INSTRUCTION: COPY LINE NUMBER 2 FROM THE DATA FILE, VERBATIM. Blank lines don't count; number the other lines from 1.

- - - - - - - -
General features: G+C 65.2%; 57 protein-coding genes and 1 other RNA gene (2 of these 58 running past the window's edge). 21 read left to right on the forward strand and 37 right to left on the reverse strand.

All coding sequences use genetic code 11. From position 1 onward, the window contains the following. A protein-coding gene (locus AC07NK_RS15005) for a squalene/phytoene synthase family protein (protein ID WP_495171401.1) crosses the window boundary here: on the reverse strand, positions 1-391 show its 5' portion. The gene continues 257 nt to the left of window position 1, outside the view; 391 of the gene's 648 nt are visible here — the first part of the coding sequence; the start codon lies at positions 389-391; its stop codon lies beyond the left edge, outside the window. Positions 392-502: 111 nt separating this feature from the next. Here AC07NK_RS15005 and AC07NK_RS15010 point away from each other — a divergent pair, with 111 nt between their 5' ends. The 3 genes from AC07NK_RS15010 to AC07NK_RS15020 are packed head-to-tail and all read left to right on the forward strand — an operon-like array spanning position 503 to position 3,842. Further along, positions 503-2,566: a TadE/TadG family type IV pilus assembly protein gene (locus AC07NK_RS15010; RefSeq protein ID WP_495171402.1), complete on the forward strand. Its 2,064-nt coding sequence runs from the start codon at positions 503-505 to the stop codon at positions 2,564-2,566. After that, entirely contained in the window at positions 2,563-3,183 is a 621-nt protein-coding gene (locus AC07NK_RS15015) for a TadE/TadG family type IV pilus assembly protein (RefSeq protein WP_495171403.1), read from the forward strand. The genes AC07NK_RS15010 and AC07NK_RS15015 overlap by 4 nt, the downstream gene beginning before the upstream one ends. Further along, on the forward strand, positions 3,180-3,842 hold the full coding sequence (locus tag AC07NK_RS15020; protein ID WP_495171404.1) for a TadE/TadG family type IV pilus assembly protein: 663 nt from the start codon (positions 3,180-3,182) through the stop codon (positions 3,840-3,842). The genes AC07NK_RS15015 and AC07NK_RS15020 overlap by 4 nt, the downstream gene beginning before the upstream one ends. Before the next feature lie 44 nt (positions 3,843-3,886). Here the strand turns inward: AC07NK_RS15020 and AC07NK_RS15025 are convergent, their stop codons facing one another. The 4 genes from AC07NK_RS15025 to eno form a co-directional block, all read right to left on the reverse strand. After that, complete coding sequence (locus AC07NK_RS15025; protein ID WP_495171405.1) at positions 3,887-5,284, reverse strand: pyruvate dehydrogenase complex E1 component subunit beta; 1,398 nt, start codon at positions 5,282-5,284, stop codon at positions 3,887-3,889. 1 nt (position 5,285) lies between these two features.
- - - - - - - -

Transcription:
All coding sequences use genetic code 11. From position 1 onward, the window contains the following. A protein-coding gene (locus AC07NK_RS15005) for a squalene/phytoene synthase family protein (protein ID WP_495171401.1) crosses the window boundary here: on the reverse strand, positions 1-391 show its 5' portion. The gene continues 257 nt to the left of window position 1, outside the view; 391 of the gene's 648 nt are visible here — the first part of the coding sequence; the start codon lies at positions 389-391; its stop codon lies beyond the left edge, outside the window. Positions 392-502: 111 nt separating this feature from the next. Here AC07NK_RS15005 and AC07NK_RS15010 point away from each other — a divergent pair, with 111 nt between their 5' ends. The 3 genes from AC07NK_RS15010 to AC07NK_RS15020 are packed head-to-tail and all read left to right on the forward strand — an operon-like array spanning position 503 to position 3,842. Further along, positions 503-2,566: a TadE/TadG family type IV pilus assembly protein gene (locus AC07NK_RS15010; RefSeq protein ID WP_495171402.1), complete on the forward strand. Its 2,064-nt coding sequence runs from the start codon at positions 503-505 to the stop codon at positions 2,564-2,566. After that, entirely contained in the window at positions 2,563-3,183 is a 621-nt protein-coding gene (locus AC07NK_RS15015) for a TadE/TadG family type IV pilus assembly protein (RefSeq protein WP_495171403.1), read from the forward strand. The genes AC07NK_RS15010 and AC07NK_RS15015 overlap by 4 nt, the downstream gene beginning before the upstream one ends. Further along, on the forward strand, positions 3,180-3,842 hold the full coding sequence (locus tag AC07NK_RS15020; protein ID WP_495171404.1) for a TadE/TadG family type IV pilus assembly protein: 663 nt from the start codon (positions 3,180-3,182) through the stop codon (positions 3,840-3,842). The genes AC07NK_RS15015 and AC07NK_RS15020 overlap by 4 nt, the downstream gene beginning before the upstream one ends. Before the next feature lie 44 nt (positions 3,843-3,886). Here the strand turns inward: AC07NK_RS15020 and AC07NK_RS15025 are convergent, their stop codons facing one another. The 4 genes from AC07NK_RS15025 to eno form a co-directional block, all read right to left on the reverse strand. After that, complete coding sequence (locus AC07NK_RS15025; protein ID WP_495171405.1) at positions 3,887-5,284, reverse strand: pyruvate dehydrogenase complex E1 component subunit beta; 1,398 nt, start codon at positions 5,282-5,284, stop codon at positions 3,887-3,889. 1 nt (position 5,285) lies between these two features.